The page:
The term “national emergency” has recently taken its place in our vocabulary. The President declared a national emergency in response to what he considers to be a crisis at the US border with Mexico. Of course, there is way more to this declaration, but that’s another discussion for another day.
While I don’t disagree that we have a national emergency, I do wish our collective moral compass pointed our sense of emergency towards other issues. As a person of faith, the teachings of Jesus provide a lens through which view the affairs of today. Jesus most likely would have understood politics as “the affairs of the city.” Jesus certainly was concerned about the affairs of the city, spending his ministry seeking to subvert empire so that a new way of ordering the world would emerge. Through my lens and with my perspective, these are 3 items that I consider to merit a national emergency.
We have come far, but we have so far to go. The last couple of years have given a renewed rise to white nationalism. Those who seek to discriminate based on the color of someone’s skin have been emboldened by this administration. Systemic racism continues to rear its ugly head and we have stopped asking the difficult questions necessary to dismantle systemic racism. Racial violence is on the rise. We must not go backward, rather we must start moving forward once again so that all who dwell here may know the fullness of life.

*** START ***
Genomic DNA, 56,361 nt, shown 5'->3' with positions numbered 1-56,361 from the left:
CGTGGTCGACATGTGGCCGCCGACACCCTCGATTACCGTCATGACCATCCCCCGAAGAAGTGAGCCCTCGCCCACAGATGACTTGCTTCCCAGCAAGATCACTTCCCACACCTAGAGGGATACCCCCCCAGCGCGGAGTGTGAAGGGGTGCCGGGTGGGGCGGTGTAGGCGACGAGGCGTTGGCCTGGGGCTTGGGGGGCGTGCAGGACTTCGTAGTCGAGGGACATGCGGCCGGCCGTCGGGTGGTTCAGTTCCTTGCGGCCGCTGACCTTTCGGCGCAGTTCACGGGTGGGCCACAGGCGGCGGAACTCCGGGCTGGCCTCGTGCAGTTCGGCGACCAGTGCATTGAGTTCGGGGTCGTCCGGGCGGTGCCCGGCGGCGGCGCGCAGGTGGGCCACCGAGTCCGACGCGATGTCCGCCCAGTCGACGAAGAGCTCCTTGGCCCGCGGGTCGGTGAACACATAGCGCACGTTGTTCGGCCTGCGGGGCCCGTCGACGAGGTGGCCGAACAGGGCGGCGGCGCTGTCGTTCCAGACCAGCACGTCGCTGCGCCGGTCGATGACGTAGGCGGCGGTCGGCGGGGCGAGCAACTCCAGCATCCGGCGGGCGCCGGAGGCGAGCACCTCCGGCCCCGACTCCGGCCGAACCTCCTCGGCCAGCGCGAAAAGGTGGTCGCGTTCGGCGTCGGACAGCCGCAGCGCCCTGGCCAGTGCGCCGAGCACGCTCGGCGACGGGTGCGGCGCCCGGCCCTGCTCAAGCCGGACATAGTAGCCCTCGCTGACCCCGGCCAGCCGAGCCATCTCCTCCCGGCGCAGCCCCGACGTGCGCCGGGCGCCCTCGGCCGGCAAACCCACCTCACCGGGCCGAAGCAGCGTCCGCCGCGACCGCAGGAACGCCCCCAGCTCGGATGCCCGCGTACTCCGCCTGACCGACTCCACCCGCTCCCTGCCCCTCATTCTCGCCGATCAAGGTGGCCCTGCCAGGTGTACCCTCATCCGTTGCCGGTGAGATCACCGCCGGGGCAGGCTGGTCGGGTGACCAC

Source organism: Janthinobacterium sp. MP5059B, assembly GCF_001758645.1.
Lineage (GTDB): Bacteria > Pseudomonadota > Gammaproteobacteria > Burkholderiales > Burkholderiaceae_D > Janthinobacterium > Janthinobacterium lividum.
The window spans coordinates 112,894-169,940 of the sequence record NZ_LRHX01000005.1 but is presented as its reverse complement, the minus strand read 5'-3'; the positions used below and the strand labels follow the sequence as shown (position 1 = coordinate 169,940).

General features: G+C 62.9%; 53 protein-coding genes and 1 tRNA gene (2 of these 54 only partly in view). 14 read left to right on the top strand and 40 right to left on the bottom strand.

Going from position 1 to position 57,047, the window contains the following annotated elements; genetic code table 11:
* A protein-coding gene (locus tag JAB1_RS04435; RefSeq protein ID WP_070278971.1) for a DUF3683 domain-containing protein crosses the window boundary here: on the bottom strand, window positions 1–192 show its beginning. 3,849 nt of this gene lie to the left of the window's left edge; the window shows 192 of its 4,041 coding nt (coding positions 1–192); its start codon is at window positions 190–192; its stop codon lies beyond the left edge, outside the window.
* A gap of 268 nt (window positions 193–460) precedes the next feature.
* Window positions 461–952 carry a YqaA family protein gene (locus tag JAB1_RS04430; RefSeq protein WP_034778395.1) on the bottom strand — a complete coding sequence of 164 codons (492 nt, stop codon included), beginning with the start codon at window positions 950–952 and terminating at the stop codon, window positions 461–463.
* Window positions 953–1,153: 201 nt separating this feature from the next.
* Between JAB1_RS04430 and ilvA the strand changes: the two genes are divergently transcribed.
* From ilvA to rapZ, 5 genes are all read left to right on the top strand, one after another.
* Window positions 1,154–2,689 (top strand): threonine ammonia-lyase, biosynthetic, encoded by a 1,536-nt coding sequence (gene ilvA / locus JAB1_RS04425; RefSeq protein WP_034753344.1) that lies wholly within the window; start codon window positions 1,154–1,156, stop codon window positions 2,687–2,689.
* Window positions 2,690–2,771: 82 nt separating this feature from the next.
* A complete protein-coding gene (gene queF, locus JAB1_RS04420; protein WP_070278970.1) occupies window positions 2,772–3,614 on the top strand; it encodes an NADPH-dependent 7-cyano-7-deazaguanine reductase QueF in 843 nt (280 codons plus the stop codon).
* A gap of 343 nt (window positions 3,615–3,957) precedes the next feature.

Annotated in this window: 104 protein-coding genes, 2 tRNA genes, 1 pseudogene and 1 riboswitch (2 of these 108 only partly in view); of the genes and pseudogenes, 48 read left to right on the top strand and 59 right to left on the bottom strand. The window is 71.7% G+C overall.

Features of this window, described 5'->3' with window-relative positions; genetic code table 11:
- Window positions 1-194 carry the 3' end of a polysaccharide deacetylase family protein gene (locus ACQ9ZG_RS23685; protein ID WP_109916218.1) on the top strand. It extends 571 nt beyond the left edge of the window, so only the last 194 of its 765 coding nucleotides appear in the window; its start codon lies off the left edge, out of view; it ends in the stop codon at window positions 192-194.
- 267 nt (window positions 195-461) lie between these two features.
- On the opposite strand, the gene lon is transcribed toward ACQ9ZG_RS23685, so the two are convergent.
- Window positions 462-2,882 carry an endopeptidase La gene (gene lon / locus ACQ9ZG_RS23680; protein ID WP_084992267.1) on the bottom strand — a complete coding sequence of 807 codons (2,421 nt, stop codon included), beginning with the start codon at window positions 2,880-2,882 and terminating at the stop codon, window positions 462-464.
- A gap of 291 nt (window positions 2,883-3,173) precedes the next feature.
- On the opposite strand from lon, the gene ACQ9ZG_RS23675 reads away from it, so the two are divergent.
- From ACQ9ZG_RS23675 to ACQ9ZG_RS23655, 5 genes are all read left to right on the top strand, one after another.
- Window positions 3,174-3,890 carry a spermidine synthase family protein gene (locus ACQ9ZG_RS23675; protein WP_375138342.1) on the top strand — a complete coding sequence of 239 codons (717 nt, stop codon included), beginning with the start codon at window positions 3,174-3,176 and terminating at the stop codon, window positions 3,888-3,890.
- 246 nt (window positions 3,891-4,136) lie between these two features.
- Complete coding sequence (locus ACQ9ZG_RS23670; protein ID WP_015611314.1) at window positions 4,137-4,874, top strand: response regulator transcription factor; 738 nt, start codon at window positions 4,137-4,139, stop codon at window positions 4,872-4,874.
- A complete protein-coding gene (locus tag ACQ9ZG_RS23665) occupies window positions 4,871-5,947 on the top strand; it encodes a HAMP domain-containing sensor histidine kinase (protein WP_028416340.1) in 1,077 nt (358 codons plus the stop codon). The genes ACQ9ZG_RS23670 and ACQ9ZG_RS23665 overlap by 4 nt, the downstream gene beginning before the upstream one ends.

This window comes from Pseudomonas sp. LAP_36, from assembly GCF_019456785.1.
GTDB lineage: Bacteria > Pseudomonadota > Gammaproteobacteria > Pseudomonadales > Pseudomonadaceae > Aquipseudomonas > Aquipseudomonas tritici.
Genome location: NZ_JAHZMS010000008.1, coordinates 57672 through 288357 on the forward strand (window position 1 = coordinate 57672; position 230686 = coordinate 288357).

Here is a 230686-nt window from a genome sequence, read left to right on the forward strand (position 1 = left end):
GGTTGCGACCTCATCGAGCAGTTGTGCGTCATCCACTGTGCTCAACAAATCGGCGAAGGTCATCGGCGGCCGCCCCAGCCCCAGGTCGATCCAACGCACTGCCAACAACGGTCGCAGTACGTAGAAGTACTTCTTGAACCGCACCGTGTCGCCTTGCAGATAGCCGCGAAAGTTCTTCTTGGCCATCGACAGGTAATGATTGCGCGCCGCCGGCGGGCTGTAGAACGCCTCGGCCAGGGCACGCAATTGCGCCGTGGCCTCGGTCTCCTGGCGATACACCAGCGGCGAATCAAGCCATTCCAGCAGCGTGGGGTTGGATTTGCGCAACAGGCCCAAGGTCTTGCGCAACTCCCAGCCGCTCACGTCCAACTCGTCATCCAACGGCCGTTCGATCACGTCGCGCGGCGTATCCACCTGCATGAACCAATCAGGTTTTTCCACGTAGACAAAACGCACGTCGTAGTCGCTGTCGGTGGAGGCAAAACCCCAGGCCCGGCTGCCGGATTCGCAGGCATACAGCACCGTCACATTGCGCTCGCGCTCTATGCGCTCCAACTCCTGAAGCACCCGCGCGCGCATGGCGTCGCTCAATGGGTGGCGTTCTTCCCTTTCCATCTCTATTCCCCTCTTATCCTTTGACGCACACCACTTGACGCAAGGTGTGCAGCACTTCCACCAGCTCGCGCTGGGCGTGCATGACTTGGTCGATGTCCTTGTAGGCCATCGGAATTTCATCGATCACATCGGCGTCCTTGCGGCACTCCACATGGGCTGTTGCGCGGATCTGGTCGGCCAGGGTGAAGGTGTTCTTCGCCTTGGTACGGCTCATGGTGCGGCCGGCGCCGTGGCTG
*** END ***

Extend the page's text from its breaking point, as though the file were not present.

There is a growing gap in the haves and the have nots in the US. The shaming of the poor by our national leaders is not only accepted, but it is also policy. Our collective contempt towards those who financially struggle is reflected in our public policy and contempt for the working poor. Some just can’t understand how someone could be poor. Heck, some can’t even understand how someone could be middle-class. If only you worked hard enough. The truth is that more are working harder than ever for less money. According to the Economic Policy Institute, in a survey of 350 companies, the CEO makes on average 271 times the salary of the average worker. I look towards the story told in the Gospels about loaves and fishes and I am reminded that there is always enough. Perhaps we need to have conversations around what is enough for each person to know the fullness of life and how we make this happen.
We fail to place a high enough value on life. According to the Center for Disease Control and Prevention, there were nearly 40,000 gun deaths in 2017, the largest yearly total record. Today, the community of the Aurora mourns lives lost at the hands of gun violence. These are not numbers, rather these are loved ones; parents, children, brothers, and sisters. Gun violence is an indicator of our overall addiction to violence. Jesus spent significant time in his ministry challenging systems of violence. Our nation, from the highest levels, is riddled with spirits of fear, anger, and division. These spirits permeate our communities and our institutions. It’s long past time that we become serious about action to remedy our addiction to violence. Life is too valuable to wait any longer.
Racism, Income Inequality, and Gun Violence- these are 3 of many issues that demand our immediate attention- May we do the hard work necessary. May our moral compasses bend toward justice. We owe it to our sisters and brothers.